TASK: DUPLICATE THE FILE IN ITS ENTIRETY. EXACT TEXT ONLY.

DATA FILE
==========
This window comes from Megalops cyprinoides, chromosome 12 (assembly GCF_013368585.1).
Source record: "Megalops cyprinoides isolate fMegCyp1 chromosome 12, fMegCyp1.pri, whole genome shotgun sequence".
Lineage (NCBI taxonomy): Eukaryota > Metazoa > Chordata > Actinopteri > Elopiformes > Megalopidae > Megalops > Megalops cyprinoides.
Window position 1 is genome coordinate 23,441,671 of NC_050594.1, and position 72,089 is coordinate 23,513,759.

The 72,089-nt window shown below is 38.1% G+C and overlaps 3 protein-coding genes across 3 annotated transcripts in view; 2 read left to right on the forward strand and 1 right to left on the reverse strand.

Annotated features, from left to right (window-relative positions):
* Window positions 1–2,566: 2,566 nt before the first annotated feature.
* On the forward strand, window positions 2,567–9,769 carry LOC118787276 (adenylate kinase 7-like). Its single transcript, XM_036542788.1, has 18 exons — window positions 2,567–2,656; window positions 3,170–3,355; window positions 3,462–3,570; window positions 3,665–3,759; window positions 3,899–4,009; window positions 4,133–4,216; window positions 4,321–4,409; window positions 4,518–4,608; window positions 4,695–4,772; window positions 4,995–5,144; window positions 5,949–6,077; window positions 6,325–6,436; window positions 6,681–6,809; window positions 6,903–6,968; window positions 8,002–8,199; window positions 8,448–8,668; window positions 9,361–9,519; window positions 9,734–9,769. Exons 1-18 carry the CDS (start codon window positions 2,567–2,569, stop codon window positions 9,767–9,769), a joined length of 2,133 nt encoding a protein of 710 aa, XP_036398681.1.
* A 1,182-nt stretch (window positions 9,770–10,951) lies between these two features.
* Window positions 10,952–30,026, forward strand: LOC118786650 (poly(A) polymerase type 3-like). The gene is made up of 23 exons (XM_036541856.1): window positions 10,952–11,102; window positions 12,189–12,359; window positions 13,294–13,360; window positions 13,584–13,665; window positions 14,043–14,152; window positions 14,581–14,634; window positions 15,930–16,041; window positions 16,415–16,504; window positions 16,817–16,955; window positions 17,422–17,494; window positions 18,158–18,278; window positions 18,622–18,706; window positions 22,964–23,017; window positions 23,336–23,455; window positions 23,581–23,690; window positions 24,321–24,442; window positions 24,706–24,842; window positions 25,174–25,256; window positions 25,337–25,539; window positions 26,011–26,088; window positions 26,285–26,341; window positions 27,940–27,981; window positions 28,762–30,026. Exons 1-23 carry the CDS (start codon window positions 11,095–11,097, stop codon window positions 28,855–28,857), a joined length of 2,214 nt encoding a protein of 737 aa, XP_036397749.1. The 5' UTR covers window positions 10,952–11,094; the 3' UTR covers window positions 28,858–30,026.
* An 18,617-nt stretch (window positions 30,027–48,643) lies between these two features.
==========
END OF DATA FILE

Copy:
This window comes from Megalops cyprinoides, chromosome 12 (assembly GCF_013368585.1).
Source record: "Megalops cyprinoides isolate fMegCyp1 chromosome 12, fMegCyp1.pri, whole genome shotgun sequence".
Lineage (NCBI taxonomy): Eukaryota > Metazoa > Chordata > Actinopteri > Elopiformes > Megalopidae > Megalops > Megalops cyprinoides.
Window position 1 is genome coordinate 23,441,671 of NC_050594.1, and position 72,089 is coordinate 23,513,759.

The 72,089-nt window shown below is 38.1% G+C and overlaps 3 protein-coding genes across 3 annotated transcripts in view; 2 read left to right on the forward strand and 1 right to left on the reverse strand.

Annotated features, from left to right (window-relative positions):
* Window positions 1–2,566: 2,566 nt before the first annotated feature.
* On the forward strand, window positions 2,567–9,769 carry LOC118787276 (adenylate kinase 7-like). Its single transcript, XM_036542788.1, has 18 exons — window positions 2,567–2,656; window positions 3,170–3,355; window positions 3,462–3,570; window positions 3,665–3,759; window positions 3,899–4,009; window positions 4,133–4,216; window positions 4,321–4,409; window positions 4,518–4,608; window positions 4,695–4,772; window positions 4,995–5,144; window positions 5,949–6,077; window positions 6,325–6,436; window positions 6,681–6,809; window positions 6,903–6,968; window positions 8,002–8,199; window positions 8,448–8,668; window positions 9,361–9,519; window positions 9,734–9,769. Exons 1-18 carry the CDS (start codon window positions 2,567–2,569, stop codon window positions 9,767–9,769), a joined length of 2,133 nt encoding a protein of 710 aa, XP_036398681.1.
* A 1,182-nt stretch (window positions 9,770–10,951) lies between these two features.
* Window positions 10,952–30,026, forward strand: LOC118786650 (poly(A) polymerase type 3-like). The gene is made up of 23 exons (XM_036541856.1): window positions 10,952–11,102; window positions 12,189–12,359; window positions 13,294–13,360; window positions 13,584–13,665; window positions 14,043–14,152; window positions 14,581–14,634; window positions 15,930–16,041; window positions 16,415–16,504; window positions 16,817–16,955; window positions 17,422–17,494; window positions 18,158–18,278; window positions 18,622–18,706; window positions 22,964–23,017; window positions 23,336–23,455; window positions 23,581–23,690; window positions 24,321–24,442; window positions 24,706–24,842; window positions 25,174–25,256; window positions 25,337–25,539; window positions 26,011–26,088; window positions 26,285–26,341; window positions 27,940–27,981; window positions 28,762–30,026. Exons 1-23 carry the CDS (start codon window positions 11,095–11,097, stop codon window positions 28,855–28,857), a joined length of 2,214 nt encoding a protein of 737 aa, XP_036397749.1. The 5' UTR covers window positions 10,952–11,094; the 3' UTR covers window positions 28,858–30,026.
* An 18,617-nt stretch (window positions 30,027–48,643) lies between these two features.